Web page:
Tuesday, October 27, 2009


Arsgratia Artis sez:

blaffer has canceled the student show but the students have not. large scale guerrilla installation. all volunteer. one nite only. you must take responsibility for your own work or actions/interventions. curate your own show. invite anyone. work together!

Causes - Protest
Friday, December 4, 2009
6:00pm - 8:00pm
120 Fine Arts Building Houston, TX 77204

please send this event through your networks, in order for it to work we need to have an audience + participants. it would be great if all floors are open and the courtyard/hallways filled with art/activities. if there are any musicians or performers interested please invite them as well. Lawndale had Black Flag play back in the 80's when it was still part of U of H

Click It

Thursday, October 1, 2009

2010 Exhibition Call for Artist and Curator Proposals

Box13 Artspace is currently accepting proposals for the 2010 calendar year (January, May, July, September, November 2010) for exhibitions in its two downstairs galleries (~1000 sf each), the window box gallery, and an upstairs gallery. Media artists interested in the Green BOX should contact Michael Henderson at Artists and curators are invited to submit recent (or proposed) experimental works not previously shown in Houston.

Exhibition and performance proposals will be reviewed and selections made by a committee of artist resident members of BOX 13 and potentially guest curator(s) for exhibitions/performances.

BOX 13 will accept proposals twice per year to discuss and make programming decisions for the BOX for no more than 18 months into the future from the meeting date. The next upcoming submission deadline for review is October 16, 2009. This is a postmark date.

BOX exhibition/performance space floor plans can be viewed and downloaded as pdf.

All proposals must be submitted in digital format on CDs and DVDs only. Additionally all requested material may be posted to a single page on a website and the link may be submitted. No paper materials will be reviewed. The BOX is committed to the reducing our environmental impact when possible and streamlining the application and review process.

For more information, to make an appointment to view the galleries or to inquire about proposal drop off please email Elaine Bradford, our exhibition coordinator, at

Submission Criteria

1. Letter of intent or exhibition proposal in a Word document or PDF file. In 500 words or less. Please be sure to include:
a. Contact information
b. Title and description, concept and physical details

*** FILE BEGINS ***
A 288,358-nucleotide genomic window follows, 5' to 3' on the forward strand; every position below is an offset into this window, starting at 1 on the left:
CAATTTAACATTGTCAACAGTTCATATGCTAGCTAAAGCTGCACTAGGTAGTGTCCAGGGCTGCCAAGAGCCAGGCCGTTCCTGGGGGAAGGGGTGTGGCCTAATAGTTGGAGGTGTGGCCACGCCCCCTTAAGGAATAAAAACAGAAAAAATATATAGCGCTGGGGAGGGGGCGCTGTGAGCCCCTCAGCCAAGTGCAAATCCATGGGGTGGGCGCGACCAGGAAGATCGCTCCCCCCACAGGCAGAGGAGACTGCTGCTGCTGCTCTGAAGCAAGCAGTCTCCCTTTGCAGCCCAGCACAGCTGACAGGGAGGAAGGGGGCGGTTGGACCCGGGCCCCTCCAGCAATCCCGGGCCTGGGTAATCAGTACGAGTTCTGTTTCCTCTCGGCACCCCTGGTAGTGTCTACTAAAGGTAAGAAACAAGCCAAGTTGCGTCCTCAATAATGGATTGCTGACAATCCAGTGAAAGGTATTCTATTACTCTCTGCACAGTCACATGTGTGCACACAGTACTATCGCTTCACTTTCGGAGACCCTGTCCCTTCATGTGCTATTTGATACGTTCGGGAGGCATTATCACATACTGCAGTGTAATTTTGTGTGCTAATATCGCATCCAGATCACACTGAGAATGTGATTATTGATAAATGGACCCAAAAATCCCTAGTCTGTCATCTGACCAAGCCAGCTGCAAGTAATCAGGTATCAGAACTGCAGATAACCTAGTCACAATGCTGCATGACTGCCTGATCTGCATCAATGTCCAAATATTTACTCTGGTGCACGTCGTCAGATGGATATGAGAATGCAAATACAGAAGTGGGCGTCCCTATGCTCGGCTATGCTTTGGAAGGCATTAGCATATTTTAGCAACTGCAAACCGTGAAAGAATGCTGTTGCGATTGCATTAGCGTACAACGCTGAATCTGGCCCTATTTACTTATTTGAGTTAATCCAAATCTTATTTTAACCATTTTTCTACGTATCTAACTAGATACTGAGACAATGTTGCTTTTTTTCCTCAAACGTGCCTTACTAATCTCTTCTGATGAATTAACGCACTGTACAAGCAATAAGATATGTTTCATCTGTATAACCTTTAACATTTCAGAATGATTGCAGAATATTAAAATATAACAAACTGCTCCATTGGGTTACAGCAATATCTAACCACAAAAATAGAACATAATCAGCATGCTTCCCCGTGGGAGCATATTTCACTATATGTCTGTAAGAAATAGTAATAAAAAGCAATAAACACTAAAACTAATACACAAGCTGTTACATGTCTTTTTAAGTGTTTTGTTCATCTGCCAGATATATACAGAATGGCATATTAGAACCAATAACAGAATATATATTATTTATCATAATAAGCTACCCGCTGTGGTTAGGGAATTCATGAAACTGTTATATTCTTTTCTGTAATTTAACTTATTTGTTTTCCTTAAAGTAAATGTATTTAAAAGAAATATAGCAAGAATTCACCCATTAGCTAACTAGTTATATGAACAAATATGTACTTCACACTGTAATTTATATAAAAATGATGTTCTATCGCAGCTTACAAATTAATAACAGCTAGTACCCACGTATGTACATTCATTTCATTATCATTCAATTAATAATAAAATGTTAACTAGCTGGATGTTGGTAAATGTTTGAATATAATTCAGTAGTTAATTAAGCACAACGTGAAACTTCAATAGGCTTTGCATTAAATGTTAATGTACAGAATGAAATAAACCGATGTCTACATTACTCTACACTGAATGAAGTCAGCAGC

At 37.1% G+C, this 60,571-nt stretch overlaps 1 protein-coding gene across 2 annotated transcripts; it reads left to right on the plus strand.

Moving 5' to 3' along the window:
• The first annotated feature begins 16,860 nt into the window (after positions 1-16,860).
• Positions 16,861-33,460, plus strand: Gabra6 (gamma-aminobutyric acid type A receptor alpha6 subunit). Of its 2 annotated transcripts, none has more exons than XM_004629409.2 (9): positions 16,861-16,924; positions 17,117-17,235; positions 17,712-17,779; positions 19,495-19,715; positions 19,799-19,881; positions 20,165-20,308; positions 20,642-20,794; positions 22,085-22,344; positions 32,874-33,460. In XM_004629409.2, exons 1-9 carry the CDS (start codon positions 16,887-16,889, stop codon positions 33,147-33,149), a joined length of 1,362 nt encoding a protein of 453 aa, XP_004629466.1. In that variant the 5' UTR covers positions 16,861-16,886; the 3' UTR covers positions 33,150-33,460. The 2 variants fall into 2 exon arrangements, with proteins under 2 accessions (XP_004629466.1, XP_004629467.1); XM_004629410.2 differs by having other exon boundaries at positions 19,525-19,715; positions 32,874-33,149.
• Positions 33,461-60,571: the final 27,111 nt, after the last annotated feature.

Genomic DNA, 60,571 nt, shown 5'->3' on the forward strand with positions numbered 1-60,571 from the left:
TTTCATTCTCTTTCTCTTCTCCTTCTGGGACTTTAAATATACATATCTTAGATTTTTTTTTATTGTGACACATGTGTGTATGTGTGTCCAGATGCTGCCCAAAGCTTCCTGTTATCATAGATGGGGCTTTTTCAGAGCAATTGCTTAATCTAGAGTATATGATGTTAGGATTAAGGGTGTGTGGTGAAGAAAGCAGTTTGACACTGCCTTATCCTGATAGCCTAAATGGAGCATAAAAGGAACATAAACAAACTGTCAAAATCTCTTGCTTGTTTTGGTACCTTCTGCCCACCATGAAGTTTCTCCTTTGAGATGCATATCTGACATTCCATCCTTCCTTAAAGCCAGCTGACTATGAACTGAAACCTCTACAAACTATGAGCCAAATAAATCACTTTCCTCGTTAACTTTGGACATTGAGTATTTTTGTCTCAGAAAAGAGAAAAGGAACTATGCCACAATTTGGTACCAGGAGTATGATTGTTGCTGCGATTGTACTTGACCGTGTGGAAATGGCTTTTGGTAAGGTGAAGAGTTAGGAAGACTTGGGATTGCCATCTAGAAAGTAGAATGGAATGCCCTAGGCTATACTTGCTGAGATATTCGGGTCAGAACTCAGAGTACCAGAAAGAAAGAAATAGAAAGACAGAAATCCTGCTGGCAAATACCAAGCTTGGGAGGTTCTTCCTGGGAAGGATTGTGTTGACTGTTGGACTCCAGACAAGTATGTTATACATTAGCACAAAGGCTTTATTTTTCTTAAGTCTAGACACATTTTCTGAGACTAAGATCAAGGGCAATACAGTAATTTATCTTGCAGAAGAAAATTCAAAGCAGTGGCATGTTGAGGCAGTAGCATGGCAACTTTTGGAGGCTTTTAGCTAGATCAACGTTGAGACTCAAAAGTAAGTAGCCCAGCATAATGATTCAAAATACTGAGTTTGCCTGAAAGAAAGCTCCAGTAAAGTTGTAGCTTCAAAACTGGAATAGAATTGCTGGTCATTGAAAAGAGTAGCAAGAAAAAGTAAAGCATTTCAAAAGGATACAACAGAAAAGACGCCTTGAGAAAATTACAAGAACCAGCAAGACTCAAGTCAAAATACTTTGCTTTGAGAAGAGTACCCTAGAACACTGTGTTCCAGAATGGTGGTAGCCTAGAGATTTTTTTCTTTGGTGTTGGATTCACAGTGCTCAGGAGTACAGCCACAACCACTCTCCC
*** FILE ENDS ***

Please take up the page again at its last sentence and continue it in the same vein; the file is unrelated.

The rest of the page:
c. Requested gallery space and any requests for equipment or special installation requirements*
d. Any budgetary concerns*
*BOX 13 does not have a budget for assisting artists with expenses at this time..
2. Resumé(s) or CV(s) for all proposed participating artists each in its own Word document or PDF file.
3. Images. NO MORE THAN 15 digital images in jpg format. Numbers should be used in the file names beginning with 01.jpg. Each image must be 1MB or SMALLER. Any files not meeting these requirements may not be viewed when considering your proposal.
4. Video. Video samples may be submitted on DVD or CD. Videos must be ready to play on a computer using Windows Media Player or Quick Time.
5. Corresponding numbered list of submitted images and/or videos in a Word document or PDF file.

Submissions may be mailed to:
BOX 13 ArtSpace
Attn. Exhibition Proposal
6700 Harrisburg Blvd
Houston, TX 77011

BOX 13 Artspace
Address: 6700 Harrisburg Blvd, Houston, TX 77009
Gallery Hours: Saturdays, 1-5pm, and by appointment

Umm... Sorry

Sorry to be AWOL... I've been taking care of Tish after her surgery and my computer crapped out at the same time... a week without the internet... I've got the sweats and the shakes...


Thursday, September 24, 2009

Annise Parker for Mayor and against Art


skip to :21...

"I won't fund museums we can't afford..."

If this hardass is elected we can expect a tough few years for local arts funding; after hearing from people that she only wanted to fund permanent public art (and was specifically against other, more temporary forms, development grants, etc) I was skeptical of supporting Parker- but her involvement in the Wayne Dolcefinko hubub last year was not a fluke. She's taking her art-hatin' to the airwaves in an effort to sew up outer-loop support that may not like her position as a prominent LGBT politician.


Monday, September 21, 2009


Have you seen this art car? Last week it was stolen from it's home in Garden Oaks.

Art Cars are always a labor of love and this one especially. AC-8 was built by Johnny Rojas for his wife Cynthia.

via HeightsBlog

Down on the Block

Check it... shows up through October at Alabama and Main

Collected Works, Inman Gallery




candy in the back, Wayne White


Jochen Plogsties

Katy Heinlein at CTRL



John Sparagana

Sasha Pierce from far away

Sasha Pierce up close

Friday, September 18, 2009

Open to interpretation!

A/V Swap contributor Sharad Patel answers questions after A/V Swap Austin & Best of A/V Swap screening Sept. 7th at Alamo Drafthouse South Lamar.

The Best Of The A/V Swap is tonight!

artists reception at 7:30

screening at 8 pm

Q&A with filmmakers, artists and musicians to follow

Rice Media Center

Thursday, September 17, 2009

Preview of The A/V Swap!

Michael Rodriguez / Chris Knutson

screening this Friday at 8 pm, over at Rice Media Center- come see!

Tuesday, September 15, 2009

Where the hell is 9th street?

Artist as Performer at HCP

Hi Jaimie Warren!

William Lamson

Kara Hearn

Jaimie Warren

hi Michael!

Robert and Shana Park-Harrison

Diane Decruet


through Nov 5
Houston Center for Photography